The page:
Sept 2017 – The Ethics Corner

Ethics Questions from Readers.

Legal Ethics Advice and Counsel for Solos and Small Firms.

I was hired by a client to draft a prenuptial agreement. My client’s fiancé decided not to hire his own attorney. So, I had him sign a statement of non-representation explaining that I did not represent him regarding the prenup as well as telling him that I could not give him any legal advice. But the couple now wants me to draft Wills, Living Wills and Health Care Powers of Attorney for each. The parties plan to sign the prenuptial agreement and estate planning documents on the same day. Do I have a conflict of interest in representing both parties regarding the estate planning documents but not with the prenuptial agreement?

Estate Planning Attorney, Westerville, OH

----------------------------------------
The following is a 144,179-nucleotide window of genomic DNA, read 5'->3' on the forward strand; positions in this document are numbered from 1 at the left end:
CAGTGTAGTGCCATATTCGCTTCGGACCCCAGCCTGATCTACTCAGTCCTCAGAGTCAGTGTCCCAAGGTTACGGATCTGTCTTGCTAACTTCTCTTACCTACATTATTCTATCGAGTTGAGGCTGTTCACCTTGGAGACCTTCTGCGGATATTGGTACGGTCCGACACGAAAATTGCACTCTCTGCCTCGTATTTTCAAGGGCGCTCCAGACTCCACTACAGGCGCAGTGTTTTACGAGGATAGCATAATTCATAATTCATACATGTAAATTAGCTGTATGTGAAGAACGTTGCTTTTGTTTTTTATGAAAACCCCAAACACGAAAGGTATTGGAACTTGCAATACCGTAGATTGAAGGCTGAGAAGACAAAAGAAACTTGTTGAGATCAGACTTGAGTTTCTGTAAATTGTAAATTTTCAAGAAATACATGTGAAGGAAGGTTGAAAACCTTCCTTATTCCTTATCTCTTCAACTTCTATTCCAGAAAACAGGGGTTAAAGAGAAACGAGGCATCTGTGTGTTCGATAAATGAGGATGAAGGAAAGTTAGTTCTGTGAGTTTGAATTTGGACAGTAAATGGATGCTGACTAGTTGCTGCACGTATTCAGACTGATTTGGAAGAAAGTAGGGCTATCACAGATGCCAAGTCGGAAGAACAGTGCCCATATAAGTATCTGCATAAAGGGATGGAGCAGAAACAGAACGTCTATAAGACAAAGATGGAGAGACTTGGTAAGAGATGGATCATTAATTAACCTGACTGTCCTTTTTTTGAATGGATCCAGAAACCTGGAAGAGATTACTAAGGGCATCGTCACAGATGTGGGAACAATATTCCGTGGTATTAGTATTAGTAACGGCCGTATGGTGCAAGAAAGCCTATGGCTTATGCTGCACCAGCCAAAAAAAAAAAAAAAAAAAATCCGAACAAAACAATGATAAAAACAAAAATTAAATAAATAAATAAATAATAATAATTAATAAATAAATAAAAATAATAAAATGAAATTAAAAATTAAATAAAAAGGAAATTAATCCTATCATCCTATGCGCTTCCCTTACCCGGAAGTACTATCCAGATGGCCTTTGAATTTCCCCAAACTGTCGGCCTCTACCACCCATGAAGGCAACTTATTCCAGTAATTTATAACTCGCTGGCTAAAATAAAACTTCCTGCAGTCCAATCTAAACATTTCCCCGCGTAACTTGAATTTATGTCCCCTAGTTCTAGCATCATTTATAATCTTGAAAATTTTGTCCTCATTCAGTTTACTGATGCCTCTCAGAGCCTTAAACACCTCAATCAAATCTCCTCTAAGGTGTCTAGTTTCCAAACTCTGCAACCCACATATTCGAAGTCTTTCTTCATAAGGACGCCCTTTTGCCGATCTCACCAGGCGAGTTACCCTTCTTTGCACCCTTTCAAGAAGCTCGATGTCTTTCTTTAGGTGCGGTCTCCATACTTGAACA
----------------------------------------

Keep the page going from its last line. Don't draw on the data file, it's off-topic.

The short answer is yes. Technically, you are representing clients in two matters simultaneously – a single representation of one client for the prenup and a joint representation of both clients regarding the estate planning documents. If the prenup representation had occurred first then the conflict of interest analysis would have been limited to the estate planning representation and less of an issue. But the joint representation regarding the estate planning document creates a current client conflict of interest that, due to timing, extends to the prenup representation as well. So, both clients must give written consent to both representations (the prenup and the estate planning) after you fully explain to each client the respective limitations of your prenup and estate planning representations. I would make sure that the document literally says that the client gives his or her consent. In addition, you must be sure that you can still provide competent and diligent representation to each client. If you cannot get the written consent of both parties, at least you could do the prenup and the estate planning documents for the original client.


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